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Compare And Contrast Between Public And Private Schools


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Compare And Contrast Between Public And Private Schools


Learning institutions have the fundamental role of providing students with adequate knowledge and skills that enable them to succeed in the outside world. However, parents have the option of taking their children to public or private schools based on the financial capabilities and interests. Apparently, there are numerous similarities and differences between public and private schools. This paper pays high attention to the analysis of the similarities and differences between public schools and private schools.

Similarities between public and private schools

Both public and private schools have set a specific number of credits in core subjects such as mathematics and sciences, for grading the performance of students. Moreover, students are informed about the number of credits that they are supposed to complete in order to graduate (Robert 2014). Consecutively, both public and private schools have established rules and regulations that used to control the behavior of students and teachers. For example, students are informed of the expected codes of conduct, such as how to relate with teaching staffs and each other, and offences that can led any of them to be suspended or expelled by the school administration.

Differences between public and private schools

There are numerous differences between private and public schools. For example, private schools have the freedom of admitting selected number of students, based on their academic capabilities or the religion. On the other hand, public schools do not have the freedom of admitting certain students, but instead, they are required to enroll all students regardless of their cultural backgrounds, academic qualifications, and religious creed among other factors (Robert 2014). Precisely, public schools are mandated to enroll students from different cultures and backgrounds as a way of curbing ethnicity.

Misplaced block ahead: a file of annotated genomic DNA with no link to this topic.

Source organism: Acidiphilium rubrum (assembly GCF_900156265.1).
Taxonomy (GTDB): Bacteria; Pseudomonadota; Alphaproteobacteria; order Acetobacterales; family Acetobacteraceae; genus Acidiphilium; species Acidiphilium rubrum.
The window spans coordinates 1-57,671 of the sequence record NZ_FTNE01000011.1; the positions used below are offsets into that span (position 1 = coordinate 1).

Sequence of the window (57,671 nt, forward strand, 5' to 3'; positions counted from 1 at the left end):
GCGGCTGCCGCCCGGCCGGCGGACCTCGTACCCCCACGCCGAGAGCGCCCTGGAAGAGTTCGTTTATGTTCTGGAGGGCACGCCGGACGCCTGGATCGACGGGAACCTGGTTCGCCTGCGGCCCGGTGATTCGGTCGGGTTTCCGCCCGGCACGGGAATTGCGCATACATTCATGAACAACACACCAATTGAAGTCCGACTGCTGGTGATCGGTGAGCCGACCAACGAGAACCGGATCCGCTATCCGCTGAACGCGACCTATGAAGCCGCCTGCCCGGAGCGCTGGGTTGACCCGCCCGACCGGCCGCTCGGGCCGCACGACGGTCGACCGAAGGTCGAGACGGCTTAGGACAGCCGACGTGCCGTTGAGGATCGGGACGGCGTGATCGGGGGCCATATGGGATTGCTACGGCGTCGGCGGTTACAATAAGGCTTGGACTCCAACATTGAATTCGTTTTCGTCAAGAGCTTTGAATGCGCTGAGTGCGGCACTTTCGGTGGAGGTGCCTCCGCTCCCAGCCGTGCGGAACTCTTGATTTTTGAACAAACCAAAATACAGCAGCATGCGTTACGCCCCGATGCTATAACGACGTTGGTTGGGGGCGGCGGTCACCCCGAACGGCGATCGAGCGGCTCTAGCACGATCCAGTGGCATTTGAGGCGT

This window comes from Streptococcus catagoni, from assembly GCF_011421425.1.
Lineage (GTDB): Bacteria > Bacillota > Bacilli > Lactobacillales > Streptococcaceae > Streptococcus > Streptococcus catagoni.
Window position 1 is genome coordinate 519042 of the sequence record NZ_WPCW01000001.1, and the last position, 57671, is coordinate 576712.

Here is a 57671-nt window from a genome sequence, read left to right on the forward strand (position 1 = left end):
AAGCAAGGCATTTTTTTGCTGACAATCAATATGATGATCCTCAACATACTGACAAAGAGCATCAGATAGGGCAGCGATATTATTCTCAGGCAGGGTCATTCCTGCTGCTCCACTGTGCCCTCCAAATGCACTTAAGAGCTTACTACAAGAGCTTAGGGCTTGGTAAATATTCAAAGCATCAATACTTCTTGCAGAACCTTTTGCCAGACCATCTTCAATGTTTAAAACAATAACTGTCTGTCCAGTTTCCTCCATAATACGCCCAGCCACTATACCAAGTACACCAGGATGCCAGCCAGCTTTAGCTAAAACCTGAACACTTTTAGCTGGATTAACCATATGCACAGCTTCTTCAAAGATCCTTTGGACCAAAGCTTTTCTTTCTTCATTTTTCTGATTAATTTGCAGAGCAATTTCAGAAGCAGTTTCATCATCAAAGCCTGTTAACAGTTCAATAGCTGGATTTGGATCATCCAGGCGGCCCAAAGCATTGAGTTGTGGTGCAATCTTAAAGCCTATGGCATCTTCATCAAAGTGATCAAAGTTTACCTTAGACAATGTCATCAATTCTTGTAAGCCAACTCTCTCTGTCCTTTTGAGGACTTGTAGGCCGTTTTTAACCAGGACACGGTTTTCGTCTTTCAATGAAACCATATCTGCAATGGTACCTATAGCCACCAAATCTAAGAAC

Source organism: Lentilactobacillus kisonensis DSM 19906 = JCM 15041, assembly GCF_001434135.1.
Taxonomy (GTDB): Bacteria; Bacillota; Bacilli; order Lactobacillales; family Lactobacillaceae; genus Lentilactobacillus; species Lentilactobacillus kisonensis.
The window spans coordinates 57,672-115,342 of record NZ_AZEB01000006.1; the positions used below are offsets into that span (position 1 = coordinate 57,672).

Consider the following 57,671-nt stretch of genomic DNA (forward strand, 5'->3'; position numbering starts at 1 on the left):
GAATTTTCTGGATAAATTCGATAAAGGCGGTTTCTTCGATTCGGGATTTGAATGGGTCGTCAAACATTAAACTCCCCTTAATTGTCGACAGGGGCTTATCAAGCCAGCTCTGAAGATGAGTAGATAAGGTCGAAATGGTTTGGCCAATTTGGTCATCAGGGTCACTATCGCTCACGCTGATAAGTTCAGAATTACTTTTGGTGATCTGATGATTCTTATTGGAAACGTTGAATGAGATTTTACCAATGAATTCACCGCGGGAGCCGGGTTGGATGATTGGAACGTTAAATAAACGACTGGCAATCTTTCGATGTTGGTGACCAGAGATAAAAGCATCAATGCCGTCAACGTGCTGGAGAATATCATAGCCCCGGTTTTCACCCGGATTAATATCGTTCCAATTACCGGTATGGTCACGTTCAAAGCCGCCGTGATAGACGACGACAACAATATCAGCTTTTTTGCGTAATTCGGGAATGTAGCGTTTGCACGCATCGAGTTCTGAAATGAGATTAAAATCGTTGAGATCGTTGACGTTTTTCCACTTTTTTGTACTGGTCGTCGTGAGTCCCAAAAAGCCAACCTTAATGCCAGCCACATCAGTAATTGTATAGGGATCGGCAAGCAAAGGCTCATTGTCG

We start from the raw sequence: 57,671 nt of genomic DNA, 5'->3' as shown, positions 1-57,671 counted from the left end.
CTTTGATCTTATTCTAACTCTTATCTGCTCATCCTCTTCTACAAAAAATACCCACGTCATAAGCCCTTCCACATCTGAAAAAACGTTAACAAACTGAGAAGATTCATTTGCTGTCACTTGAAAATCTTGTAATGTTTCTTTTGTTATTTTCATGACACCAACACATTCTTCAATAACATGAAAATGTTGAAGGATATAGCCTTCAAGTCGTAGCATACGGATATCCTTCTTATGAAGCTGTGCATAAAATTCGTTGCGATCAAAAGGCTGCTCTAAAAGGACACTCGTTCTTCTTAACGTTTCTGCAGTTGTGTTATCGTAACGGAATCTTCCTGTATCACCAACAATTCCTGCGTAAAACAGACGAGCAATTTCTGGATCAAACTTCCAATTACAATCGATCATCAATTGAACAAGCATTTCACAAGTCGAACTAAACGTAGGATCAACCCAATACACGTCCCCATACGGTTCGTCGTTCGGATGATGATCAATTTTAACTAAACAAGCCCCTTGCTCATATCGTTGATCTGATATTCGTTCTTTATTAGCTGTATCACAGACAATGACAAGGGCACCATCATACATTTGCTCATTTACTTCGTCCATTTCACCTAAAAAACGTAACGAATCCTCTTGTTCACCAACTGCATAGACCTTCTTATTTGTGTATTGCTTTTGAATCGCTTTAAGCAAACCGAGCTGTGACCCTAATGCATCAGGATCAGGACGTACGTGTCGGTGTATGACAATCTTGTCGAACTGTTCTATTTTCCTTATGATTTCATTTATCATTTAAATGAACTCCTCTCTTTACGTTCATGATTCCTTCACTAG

Consecutively, private schools have to raise their own funds in order to ensure smooth running of their operations. In most cases, private schools get funds from fundraising events, borrowing from donors, and tuition fees from students. In contrast, funding for public schools is a threefold process. For example, the federal government allocates certain amounts of education funds to all states. The states then allocate additional funds through property taxes, income taxes and lotteries (Grace 2014). Additionally, public schools acquire amounts of money through conducting fundraising events.

Moreover, teachers in public schools are required to be certified by States in which they teach, and these certifications are granted when statutory requirements such as teaching practice and education causes have been met by the teachers (Grace 2014). Moreover, these certificates are valid within a set number of years, and thus must be renewed once they expire. In contrast, most private school teachers are not obliged to have teaching certificates in order to teach.

In addition, private schools have small sizes of classes, and a small number of students per class (usually 10 to 15 students) compared to public schools. This made private school have lower teacher-students ratio, and this enhances personalized interaction between teachers and students, making these schools perform better than public schools. Public schools have large class sizes that accommodate a high number of students, usually 30 students per elementary classroom. This makes these schools have a large student to teacher ratio (Grace 2014).


It is, therefore, evident that there are numerous similarities and differences in both public and private schools. However, since the ultimate aim of these schools is to facilitate academic excellence to the students, it is more encouraging for parents to take their students to private schools, as they perform better than public schools.

Work cited

Grace Chen: evaluating public schools versus private schools. Updated on February 11, 2014. Retrieved from,

Robert Kennedy: comparison of private and public schools. Retrieved on 29th November 2014, from:


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